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## Bootstrap Methods

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This RePEc Biblio topic is edited by Pierangelo De Pace. It was first published on 2013-01-16 10:55:29 and last updated on 2016-03-11 22:40:03.

#### Introduction by the editor

The bootstrap is a method for estimating the distribution of an estimator or test statistic by resampling oneâ€™s data. It amounts to treating the data as if they were the population for the purpose of evaluating the distribution of interest. Under mild regularity conditions, the bootstrap yields an approximation to the distribution of an estimator or test statistic that is at least as accurate as the approximation obtained from first-order asymptotic theory. Thus, the bootstrap provides a way to substitute computation for mathematical analysis if calculating the asymptotic distribution of an estimator or statistic is difficult. (Horowitz, 2001)

Seminal article. Efron, B. (1979). Bootstrap methods: another look at the jackknife, Annals of Statistics, 7, 1-26.

#### Most relevant link for this topic

http://en.wikipedia.org/wiki/Bootstrapping_(statistics)

#### Most relevant JEL codes

• C15 - Mathematical and Quantitative Methods - - Econometric and Statistical Methods and Methodology: General - - - Statistical Simulation Methods: General

#### Most relevant research

1. Horowitz, Joel L., 2001. "The Bootstrap," Handbook of Econometrics, in: J.J. Heckman & E.E. Leamer (ed.), Handbook of Econometrics, edition 1, volume 5, chapter 52, pages 3159-3228 Elsevier.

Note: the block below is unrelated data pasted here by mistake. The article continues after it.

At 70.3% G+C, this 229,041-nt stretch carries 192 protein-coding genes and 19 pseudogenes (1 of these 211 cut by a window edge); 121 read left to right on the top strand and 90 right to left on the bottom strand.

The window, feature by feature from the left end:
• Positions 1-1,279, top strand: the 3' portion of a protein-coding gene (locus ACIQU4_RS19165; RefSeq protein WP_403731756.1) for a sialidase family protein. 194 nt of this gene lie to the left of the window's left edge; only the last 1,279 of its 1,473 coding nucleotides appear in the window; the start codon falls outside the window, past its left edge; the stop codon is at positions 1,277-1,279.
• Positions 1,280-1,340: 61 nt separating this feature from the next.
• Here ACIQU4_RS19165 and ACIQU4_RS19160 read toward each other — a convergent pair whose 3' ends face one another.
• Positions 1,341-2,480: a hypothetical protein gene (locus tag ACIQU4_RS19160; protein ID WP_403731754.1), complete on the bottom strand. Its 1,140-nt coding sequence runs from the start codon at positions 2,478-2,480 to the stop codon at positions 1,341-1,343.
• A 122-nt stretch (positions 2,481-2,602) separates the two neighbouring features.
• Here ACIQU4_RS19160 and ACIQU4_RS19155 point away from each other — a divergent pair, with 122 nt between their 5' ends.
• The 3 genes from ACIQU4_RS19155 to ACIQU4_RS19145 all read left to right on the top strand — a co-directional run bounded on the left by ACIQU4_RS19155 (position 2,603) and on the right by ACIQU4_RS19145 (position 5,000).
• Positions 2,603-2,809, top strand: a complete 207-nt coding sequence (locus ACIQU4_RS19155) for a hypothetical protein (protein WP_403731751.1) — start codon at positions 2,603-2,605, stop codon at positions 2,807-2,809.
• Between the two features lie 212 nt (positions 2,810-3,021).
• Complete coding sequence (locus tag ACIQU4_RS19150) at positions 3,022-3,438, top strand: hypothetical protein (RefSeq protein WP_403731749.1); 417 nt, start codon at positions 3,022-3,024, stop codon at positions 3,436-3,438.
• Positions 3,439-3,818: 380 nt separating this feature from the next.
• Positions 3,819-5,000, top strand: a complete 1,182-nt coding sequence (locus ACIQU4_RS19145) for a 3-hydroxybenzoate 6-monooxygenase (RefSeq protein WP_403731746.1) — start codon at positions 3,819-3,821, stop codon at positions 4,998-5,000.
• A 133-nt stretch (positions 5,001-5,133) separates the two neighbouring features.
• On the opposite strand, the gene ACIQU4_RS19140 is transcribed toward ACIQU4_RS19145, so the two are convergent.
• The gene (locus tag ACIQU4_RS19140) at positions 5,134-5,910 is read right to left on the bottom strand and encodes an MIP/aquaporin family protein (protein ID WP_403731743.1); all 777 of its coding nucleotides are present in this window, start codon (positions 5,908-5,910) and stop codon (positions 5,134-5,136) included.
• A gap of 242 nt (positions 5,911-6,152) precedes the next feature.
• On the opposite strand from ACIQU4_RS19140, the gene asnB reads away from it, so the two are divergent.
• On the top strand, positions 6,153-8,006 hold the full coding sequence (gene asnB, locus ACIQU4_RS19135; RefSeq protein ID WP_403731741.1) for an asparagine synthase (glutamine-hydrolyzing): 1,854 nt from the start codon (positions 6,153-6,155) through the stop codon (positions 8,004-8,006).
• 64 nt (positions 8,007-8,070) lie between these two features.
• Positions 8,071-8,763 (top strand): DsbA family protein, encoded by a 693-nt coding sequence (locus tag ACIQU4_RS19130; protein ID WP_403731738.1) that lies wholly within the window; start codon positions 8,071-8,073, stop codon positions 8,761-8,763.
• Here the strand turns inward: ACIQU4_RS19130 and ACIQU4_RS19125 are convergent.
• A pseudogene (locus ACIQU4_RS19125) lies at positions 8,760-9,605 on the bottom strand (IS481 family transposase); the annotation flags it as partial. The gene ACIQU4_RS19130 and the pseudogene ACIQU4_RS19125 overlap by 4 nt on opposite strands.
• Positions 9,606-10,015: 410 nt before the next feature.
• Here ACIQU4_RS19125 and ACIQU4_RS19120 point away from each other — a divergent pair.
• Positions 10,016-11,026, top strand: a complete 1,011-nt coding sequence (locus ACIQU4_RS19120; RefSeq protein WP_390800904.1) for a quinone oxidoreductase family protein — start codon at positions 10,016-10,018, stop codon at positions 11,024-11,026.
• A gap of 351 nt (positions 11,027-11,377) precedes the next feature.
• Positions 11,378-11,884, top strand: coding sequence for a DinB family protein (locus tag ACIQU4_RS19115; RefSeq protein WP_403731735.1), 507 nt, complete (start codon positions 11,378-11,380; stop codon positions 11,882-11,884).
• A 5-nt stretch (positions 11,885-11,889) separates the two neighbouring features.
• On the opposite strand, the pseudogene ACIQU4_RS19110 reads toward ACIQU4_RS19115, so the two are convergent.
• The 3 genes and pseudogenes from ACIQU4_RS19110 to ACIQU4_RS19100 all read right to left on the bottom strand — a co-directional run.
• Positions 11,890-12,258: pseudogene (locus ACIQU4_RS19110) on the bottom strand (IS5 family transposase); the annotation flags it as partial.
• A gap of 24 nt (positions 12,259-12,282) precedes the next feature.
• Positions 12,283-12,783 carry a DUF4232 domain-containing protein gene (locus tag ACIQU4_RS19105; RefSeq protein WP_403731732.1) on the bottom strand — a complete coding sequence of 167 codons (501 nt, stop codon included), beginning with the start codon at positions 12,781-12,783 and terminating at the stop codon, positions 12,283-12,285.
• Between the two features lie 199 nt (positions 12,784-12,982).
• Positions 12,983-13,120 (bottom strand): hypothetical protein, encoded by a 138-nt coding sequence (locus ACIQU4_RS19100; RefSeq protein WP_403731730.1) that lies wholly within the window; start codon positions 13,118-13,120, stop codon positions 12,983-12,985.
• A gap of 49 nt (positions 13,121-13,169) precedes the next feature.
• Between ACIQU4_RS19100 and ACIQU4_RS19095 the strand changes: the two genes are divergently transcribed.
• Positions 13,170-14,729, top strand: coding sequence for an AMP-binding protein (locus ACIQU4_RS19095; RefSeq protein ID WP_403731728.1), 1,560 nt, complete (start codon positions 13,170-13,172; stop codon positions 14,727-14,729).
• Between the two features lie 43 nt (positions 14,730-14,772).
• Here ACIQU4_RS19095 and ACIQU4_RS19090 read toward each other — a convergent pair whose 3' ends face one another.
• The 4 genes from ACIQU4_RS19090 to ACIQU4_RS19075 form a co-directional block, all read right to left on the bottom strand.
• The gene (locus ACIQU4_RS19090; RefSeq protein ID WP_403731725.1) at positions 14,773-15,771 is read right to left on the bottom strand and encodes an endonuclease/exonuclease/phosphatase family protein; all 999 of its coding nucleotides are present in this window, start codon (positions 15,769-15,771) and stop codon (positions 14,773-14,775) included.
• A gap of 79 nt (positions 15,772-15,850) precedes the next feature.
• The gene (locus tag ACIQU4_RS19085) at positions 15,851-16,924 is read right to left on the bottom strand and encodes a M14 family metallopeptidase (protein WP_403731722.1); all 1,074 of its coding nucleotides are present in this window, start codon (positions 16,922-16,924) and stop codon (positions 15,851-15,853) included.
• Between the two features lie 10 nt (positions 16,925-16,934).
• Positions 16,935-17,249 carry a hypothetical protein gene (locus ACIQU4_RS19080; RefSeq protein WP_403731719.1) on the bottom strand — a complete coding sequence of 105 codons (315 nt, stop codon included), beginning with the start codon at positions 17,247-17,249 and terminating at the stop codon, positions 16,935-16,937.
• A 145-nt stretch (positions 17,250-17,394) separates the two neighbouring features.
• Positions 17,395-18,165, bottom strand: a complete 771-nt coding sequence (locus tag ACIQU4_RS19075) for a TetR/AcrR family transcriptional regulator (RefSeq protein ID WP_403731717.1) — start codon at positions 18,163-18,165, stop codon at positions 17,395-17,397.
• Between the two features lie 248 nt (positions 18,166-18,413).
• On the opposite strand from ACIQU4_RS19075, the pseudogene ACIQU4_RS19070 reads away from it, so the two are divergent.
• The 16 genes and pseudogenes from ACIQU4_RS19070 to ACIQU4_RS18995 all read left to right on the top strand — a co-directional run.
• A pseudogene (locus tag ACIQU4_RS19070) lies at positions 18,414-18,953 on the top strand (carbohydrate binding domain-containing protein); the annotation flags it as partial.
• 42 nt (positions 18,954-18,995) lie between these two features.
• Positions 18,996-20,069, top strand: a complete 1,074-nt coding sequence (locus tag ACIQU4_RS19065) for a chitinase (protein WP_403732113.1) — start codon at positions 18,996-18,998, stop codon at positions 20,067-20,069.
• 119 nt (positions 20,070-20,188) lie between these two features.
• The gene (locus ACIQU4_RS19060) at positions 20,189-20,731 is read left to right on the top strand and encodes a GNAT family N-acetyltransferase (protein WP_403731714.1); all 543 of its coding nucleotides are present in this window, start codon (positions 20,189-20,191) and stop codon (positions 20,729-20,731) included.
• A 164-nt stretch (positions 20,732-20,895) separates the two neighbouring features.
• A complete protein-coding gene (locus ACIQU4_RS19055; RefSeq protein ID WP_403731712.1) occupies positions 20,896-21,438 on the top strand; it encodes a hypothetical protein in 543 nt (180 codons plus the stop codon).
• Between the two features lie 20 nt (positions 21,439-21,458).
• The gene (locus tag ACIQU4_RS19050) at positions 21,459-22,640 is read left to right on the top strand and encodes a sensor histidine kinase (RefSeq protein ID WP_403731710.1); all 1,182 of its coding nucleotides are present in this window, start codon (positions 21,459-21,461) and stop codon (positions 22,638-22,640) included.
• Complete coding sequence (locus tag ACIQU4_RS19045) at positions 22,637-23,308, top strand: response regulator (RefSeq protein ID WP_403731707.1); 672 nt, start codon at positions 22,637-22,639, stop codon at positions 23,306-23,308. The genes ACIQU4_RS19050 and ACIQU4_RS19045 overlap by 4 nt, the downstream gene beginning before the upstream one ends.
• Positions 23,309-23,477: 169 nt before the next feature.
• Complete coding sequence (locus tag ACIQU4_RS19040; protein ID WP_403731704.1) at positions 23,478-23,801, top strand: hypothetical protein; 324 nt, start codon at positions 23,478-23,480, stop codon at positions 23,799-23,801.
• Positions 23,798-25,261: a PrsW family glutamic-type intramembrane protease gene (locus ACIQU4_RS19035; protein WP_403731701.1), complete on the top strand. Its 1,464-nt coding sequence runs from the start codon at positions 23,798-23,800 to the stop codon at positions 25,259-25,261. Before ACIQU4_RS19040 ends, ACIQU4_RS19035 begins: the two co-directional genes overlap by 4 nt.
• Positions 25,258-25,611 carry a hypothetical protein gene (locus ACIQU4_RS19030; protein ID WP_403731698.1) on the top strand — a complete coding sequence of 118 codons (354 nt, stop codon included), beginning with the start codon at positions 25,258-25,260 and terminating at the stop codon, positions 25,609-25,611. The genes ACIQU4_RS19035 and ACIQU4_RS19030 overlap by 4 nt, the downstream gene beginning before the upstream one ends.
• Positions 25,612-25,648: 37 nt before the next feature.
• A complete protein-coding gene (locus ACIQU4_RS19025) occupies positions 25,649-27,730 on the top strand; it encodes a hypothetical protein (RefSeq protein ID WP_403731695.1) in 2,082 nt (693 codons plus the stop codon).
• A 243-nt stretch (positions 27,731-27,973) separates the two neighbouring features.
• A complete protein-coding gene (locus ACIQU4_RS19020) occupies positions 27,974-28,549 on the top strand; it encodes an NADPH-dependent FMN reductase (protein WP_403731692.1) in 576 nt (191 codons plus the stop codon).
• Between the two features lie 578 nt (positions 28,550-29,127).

2. Hall, Peter, 1986. "Methodology and theory for the bootstrap," Handbook of Econometrics, in: R. F. Engle & D. McFadden (ed.), Handbook of Econometrics, edition 1, volume 4, chapter 39, pages 2341-2381 Elsevier.
3. Dimitris Politis & Halbert White, 2004. "Automatic Block-Length Selection for the Dependent Bootstrap," Econometric Reviews, Taylor & Francis Journals, vol. 23(1), pages 53-70.
4. Andrew Patton & Dimitris Politis & Halbert White, 2009. "Correction to “Automatic Block-Length Selection for the Dependent Bootstrap” by D. Politis and H. White," Econometric Reviews, Taylor & Francis Journals, vol. 28(4), pages 372-375.
5. Donald W.K. Andrews & Moshe Buchinsky, 1997. "On the Number of Bootstrap Repetitions for Bootstrap Standard Errors, Confidence Intervals, and Tests," Cowles Foundation Discussion Papers 1141R, Cowles Foundation for Research in Economics, Yale University.
6. Andrews, Donald W.K. & Buchinsky, Moshe, 2002. "ON THE NUMBER OF BOOTSTRAP REPETITIONS FOR BCa CONFIDENCE INTERVALS," Econometric Theory, Cambridge University Press, vol. 18(04), pages 962-984, August.
7. Joel L. Horowitz, 1996. "Bootstrap Methods in Econometrics: Theory and Numerical Performance," Econometrics 9602009, EconWPA, revised 05 Mar 1996.
8. JAMES G. MacKINNON, 2006. "Bootstrap Methods in Econometrics," The Economic Record, The Economic Society of Australia, vol. 82(s1), pages S2-S18, 09.
9. Babu, G. J. & Bose, A., 1988. "Bootstrap confidence intervals," Statistics & Probability Letters, Elsevier, vol. 7(2), pages 151-160, September.
10. A. Colin Cameron & Jonah B. Gelbach & Douglas L. Miller, 2008. "Bootstrap-Based Improvements for Inference with Clustered Errors," The Review of Economics and Statistics, MIT Press, vol. 90(3), pages 414-427, August.
11. Lahiri, Soumendra Nath, 1991. "Second order optimality of stationary bootstrap," Statistics & Probability Letters, Elsevier, vol. 11(4), pages 335-341, April.
12. Chung, Han-Yeong & Lee, Kee-Won & Koo, Ja-Yong, 1996. "A note on bootstrap model selection criterion," Statistics & Probability Letters, Elsevier, vol. 26(1), pages 35-41, January.
13. Russell Davidson & James MacKinnon, 2000. "Bootstrap tests: how many bootstraps?," Econometric Reviews, Taylor & Francis Journals, vol. 19(1), pages 55-68.